The Slovenia Times

Museums to mark their day in virtual realm


As the pandemic broke out, the International Council of Museums (ICOM) urged its members to find alternative ways of marking the day, so the Slovenian section decided to go virtual.

But in the meantime, Slovenian museums and galleries were allowed to reopen, "so we'll also offer alternative events in museums, taking into account all the necessary restrictions and each museum's capabilities," Kaja Širok, head of the Slovenian section, has told the STA.

While regretting that many events will only take pace online, Širok is happy that this shift will result in "all Slovenian museums - state museums and other certified museums - to get promoted in an equal manner, which is a major asset".

In previous years, only state museums were presented in an open-air exhibition in Metelkova Street, while there are also over 40 other certified museums in the country, she explained.

Širok believes the coronavirus crisis has exposed both the strengths and shortcomings of museums. Staying at home and having to go digital made museum workers truly realise what type of online content is actually useful.

It made us realise "that everything does not have to be posted online and that we shouldn's post articles which are of interest to only a handful of people".

"Instead, we started posting content for larger groups, for instance for school children, especially because with home schooling, schools had asked for help.

"The good side of this is that together with schools, we are thinking about what other content schools would need in the future and how to do it together."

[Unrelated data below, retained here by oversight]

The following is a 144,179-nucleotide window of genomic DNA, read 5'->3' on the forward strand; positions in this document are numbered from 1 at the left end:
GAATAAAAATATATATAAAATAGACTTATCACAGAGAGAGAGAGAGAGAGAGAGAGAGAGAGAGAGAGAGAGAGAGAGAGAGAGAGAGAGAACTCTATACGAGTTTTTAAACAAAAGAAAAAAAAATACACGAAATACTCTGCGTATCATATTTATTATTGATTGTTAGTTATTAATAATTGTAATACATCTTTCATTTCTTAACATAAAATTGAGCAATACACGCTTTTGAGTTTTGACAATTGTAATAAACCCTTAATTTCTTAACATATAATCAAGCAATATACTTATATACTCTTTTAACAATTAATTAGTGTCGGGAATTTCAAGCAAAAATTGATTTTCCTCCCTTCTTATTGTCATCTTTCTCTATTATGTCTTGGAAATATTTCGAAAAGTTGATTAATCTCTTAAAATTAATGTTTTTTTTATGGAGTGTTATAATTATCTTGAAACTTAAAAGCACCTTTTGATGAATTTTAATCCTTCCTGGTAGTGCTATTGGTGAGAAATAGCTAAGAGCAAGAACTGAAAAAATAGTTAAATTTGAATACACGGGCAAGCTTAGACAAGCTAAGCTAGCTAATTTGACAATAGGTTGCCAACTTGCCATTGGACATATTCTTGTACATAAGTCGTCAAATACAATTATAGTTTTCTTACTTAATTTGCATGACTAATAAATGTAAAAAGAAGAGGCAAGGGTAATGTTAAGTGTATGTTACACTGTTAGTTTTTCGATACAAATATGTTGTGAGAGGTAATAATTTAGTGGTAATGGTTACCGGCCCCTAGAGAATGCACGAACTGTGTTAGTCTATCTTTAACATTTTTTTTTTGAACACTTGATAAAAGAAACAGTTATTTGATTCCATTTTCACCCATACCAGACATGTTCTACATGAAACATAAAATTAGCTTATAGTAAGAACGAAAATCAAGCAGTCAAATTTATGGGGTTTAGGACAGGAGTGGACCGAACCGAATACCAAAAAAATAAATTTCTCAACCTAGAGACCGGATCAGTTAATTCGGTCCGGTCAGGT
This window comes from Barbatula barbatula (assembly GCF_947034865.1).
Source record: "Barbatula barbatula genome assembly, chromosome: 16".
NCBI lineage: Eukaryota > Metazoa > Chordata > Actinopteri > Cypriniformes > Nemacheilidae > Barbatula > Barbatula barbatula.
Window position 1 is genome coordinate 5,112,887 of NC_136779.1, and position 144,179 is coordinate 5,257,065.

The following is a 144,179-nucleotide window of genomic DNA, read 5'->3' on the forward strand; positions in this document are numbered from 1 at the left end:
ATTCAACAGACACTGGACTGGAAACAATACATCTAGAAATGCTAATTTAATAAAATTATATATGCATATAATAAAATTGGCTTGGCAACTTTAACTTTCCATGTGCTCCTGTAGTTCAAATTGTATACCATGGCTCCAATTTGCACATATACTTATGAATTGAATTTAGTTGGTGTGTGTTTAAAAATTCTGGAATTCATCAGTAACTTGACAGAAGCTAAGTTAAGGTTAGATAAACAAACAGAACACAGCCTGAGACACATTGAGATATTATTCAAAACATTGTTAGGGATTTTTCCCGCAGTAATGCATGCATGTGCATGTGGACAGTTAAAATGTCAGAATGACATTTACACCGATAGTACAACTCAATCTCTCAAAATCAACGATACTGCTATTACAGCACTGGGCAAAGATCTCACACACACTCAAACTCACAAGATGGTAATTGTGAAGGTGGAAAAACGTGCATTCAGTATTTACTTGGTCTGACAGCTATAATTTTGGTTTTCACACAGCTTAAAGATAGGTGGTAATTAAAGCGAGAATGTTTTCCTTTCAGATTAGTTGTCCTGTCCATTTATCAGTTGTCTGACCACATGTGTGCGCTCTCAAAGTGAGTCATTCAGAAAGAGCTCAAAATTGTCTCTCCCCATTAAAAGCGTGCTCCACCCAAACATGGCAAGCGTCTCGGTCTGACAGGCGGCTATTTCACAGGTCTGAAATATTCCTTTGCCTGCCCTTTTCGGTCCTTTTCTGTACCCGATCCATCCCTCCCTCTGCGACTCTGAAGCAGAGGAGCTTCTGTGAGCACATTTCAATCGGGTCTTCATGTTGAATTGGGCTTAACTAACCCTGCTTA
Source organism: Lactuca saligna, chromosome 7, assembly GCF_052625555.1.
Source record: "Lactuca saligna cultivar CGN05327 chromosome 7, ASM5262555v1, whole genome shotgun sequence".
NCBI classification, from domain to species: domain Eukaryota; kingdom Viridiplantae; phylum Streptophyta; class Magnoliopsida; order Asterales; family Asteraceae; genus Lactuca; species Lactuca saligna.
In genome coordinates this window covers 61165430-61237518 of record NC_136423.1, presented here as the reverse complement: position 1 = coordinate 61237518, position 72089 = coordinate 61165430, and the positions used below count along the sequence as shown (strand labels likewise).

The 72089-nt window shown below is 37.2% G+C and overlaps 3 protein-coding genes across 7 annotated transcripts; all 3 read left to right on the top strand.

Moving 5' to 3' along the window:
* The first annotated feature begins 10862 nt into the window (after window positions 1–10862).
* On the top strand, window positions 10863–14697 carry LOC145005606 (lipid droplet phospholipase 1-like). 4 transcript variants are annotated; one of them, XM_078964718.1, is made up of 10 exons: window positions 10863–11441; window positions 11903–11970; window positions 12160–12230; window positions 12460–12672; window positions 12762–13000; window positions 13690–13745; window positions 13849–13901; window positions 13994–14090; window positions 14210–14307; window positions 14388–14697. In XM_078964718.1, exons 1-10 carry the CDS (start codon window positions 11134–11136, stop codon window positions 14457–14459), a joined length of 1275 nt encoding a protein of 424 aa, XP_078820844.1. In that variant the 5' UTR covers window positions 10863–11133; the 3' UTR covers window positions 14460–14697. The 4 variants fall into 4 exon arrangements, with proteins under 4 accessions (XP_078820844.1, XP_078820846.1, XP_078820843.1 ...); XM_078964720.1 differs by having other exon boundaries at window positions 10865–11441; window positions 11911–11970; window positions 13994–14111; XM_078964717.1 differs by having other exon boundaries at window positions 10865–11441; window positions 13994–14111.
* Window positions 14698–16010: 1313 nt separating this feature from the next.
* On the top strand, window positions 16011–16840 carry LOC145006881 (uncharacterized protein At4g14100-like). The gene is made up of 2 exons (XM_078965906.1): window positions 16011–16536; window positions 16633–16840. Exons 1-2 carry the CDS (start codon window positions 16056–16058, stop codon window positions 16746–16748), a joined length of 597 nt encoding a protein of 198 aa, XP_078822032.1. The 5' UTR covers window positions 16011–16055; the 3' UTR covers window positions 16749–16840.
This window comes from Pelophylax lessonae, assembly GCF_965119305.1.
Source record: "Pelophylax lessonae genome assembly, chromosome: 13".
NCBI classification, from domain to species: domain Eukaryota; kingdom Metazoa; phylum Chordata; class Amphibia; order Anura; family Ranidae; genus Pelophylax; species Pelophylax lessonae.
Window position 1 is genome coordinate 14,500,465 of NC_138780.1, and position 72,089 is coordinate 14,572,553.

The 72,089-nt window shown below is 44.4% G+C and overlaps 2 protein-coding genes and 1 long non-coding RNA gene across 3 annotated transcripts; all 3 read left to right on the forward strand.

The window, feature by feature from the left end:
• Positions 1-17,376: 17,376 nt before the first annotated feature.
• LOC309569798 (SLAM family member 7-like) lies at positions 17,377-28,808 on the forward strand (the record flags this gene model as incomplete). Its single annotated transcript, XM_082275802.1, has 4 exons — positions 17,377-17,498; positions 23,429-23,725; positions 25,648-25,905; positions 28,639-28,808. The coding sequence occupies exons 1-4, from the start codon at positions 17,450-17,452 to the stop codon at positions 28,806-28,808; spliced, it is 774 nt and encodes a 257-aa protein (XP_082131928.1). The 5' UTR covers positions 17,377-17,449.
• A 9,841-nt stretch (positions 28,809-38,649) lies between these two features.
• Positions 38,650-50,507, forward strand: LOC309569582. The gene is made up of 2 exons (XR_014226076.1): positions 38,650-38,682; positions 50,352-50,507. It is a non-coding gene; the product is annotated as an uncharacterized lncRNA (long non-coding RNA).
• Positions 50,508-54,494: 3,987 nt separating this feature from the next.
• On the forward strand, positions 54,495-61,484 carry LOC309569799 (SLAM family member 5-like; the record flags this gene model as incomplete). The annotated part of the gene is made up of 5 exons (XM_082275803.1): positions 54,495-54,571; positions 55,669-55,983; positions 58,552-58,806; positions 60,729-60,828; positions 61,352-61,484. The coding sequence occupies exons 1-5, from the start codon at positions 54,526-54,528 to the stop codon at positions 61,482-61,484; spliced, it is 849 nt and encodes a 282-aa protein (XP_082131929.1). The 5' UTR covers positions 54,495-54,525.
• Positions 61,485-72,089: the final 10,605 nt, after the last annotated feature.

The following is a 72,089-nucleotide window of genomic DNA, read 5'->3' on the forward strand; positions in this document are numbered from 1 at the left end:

Širok nevertheless hopes museums will soon be able to get back to normal, to be able to again offer multi-sensory experience, which has gained ground in recent years.

She believes the pandemic will not make museums take a step back, but has definitely encouraged a trend of looking for new ways of presenting content and enhancing museum content accessibility.

The topic of this year's International Museum Day is Museums for Equality: Diversity and Inclusion. Širok explained that each year's theme is very broad to enable various museums to contribute.

The National Museum of Contemporary History, which she heads, intends "to draw attention to the diversity of collective memories which identify us as a community or nation".

It will also present a new four-year project about identities which brings together seven European museums, also from Croatia, Denmark, Norway, Poland and Sweden.

The Slovenian museum will feature stories related to migrations in the period of former Yugoslavia, chiefly immigration from the other Yugoslav republics to Slovenia.

"We'll bring stories about immigrants who have lived in Slovenia for several generations and have several identities, and the stories which make up these identities."

ICOM has observed International Museum Day ever since 1977 to raise awareness about the fact that museums are an important means of cultural exchange, enrichment of cultures and development of mutual understanding, cooperation and peace among peoples.


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